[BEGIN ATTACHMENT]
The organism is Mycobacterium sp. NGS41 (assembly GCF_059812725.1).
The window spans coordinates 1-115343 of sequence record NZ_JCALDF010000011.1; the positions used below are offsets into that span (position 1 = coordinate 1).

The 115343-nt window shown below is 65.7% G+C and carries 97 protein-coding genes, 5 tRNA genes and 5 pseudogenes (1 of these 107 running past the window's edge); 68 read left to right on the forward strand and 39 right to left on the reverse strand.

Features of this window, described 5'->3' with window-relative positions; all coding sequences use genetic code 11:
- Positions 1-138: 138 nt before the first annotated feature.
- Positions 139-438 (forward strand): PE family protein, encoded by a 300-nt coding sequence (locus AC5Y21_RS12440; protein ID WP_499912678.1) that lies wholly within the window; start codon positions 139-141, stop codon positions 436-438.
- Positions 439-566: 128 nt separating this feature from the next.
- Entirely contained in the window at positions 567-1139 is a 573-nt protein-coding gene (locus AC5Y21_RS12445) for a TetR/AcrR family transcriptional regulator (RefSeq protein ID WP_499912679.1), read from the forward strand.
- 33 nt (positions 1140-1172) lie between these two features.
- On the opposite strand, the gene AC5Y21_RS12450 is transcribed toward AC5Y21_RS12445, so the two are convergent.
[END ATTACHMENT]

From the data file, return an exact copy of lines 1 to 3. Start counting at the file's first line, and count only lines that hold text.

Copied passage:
The organism is Mycobacterium sp. NGS41 (assembly GCF_059812725.1).
The window spans coordinates 1-115343 of sequence record NZ_JCALDF010000011.1; the positions used below are offsets into that span (position 1 = coordinate 1).

The 115343-nt window shown below is 65.7% G+C and carries 97 protein-coding genes, 5 tRNA genes and 5 pseudogenes (1 of these 107 running past the window's edge); 68 read left to right on the forward strand and 39 right to left on the reverse strand.